427 Tall Deck Balancing
I'm starting my build of a 496. Due to finding a great deal on a block, I have gone with a 427 Tall Deck block.
It can hold a 4.375 crank without a problem, but I'll stay with a 4.25 stroke.
I am going to source a 4.25 crank, 6.8 rods, and 1.27 pistons.
1.27"piston pin height, + 6.8" rod length + 1/2 of 4.25" stroke(thats 2.125") equals 10.195" or .005 below the 10.2" deck on a tall deck block
thats a 1.6:1 rod/stroke ratio.
My question is that from my research, I can internally or externally balance this engine.
What are the pro's and con's of the balancing methods?
427 tall deck
Internal balance. Makes swapping parts a breeze. And its the way most people are going. External is only if those are the parts your starting with.
I have the same combo. Currently two engines. Both 427 tall deck with 4.25 stroke. One naturally aspirated with nitrious, and one with twin turbo's. Good setups.
Excellent, thank you.....
Block/heads/intake are at the machinists we speak. The block was never used for a running motor. It was found in a crate, and subsequently sold to me for $250 after being checked by a machinist. Block was in excellent condition, with some VERY minor surface rust in the cylinders. It was very well preserved by whoever packaged it.
The block is stamped "marine" as well, as is already notched.
So this block is "new" never run ?
Originally Posted by FishWagon
It's funny , we have done lots of these factory Chevy blocks. Machined them after lots of miles. What we see is not very good machining from the factory ? Or is it that when they originally machined them, they were
" green " and after the engines have been run and heated up and cooled off so many times, seems the castings move and take shape. So what we are seeing really is not that the original tolerances are all over the place, but that the block takes a set after being run, now they need to be machined to get them to the right specs ?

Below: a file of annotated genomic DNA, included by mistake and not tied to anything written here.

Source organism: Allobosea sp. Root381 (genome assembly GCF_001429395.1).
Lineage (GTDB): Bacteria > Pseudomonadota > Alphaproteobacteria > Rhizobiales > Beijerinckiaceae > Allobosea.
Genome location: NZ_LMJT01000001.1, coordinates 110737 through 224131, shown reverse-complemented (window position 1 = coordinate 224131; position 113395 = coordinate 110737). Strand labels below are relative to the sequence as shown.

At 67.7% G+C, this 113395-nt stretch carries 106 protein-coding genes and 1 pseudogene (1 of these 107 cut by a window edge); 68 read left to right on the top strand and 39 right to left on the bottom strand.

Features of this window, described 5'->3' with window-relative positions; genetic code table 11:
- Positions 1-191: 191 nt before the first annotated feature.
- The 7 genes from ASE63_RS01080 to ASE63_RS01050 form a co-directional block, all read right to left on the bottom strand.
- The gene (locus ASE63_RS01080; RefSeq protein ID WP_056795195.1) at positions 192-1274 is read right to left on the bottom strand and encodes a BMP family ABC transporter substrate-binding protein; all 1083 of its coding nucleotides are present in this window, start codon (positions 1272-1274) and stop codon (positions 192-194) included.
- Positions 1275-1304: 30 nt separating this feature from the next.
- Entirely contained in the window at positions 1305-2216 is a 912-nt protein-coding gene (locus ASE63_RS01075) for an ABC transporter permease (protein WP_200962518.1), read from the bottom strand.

We just did one that the main caps were not flat on the mating surfaces nor were they 90 degrees to the block surface. It took .008 off the caps to get the line hone to come back to .ooo ???????
When we decked the block, the deck was like close side to side, maybe .002 or so, and front to back was that close also. But talk about a lumpy deck surface. It was within .002 of being square, but took .011 to get it flat ?
What do you think ?
After we run one that we machined, the things look great.
( Sorry, I'm noit trying to hi-jack the thread, just curious about a new block if that is what this thread is aboiut ?)
I don't know if you have one, but GM ran off a boat load of tall decks before they shut down the line. Chet Herbert moved a ton of these as did a guy I know out of Pheonix. My understanding is a guy out Las Vegas bought a thousand of them from GM, and part them out to different vendors. I bought 2 of these. $250.00 is a damn good price. They are They can be ID pretty easy by two means. First, everything behind the flywhell is flush with the bell housing mounting flange. The cam bore, lifter galleries, etc. Like they were all made with the same cut. They were. You'll know if you go to but restrictors in and need to use the ones for a bow tie. Otherwise they will hit your mounting plate behind the flywheel. The other is, it will swallow a 4.250 crank and the biggest rods you can find and then some. With the right rods, 4.375 will go, with no grinding. Truck blocks just seem to have the worse tolerance of all BBC. Its not so much a green thing and they move a bunch after running. They are machined wack at GM. Maybe it was the low po thing. Don't know. But new ones I had were the worse. Line bore was OK, but not good, decks off by a ton, front to back, in opposite directions. Ended up taking off .020 to get there. Bore where all over the place. It was as if GM was just jambing them thru the door. They knew they weren't going to be building motors with them. Good luck on your build. thats a nice find
Yeah, I'll know more from my buddy once he looks it over. He's going to check everything. There is not so much as a scratch anywhere on the block, it looks completly virgin.
Anyway, internal balance it is, talking to my buddy, he said the same thing, internal balance is the way to go.....
Thanks all, I'll let you know about the block once Rob checks it out and runs it through his shop. Rob mentioned that years ago before aftermarket blocks were popular, these blocks were in high demand due to their ability to be seriously stroked compared to standard deck blocks.
Anyway, thanks again.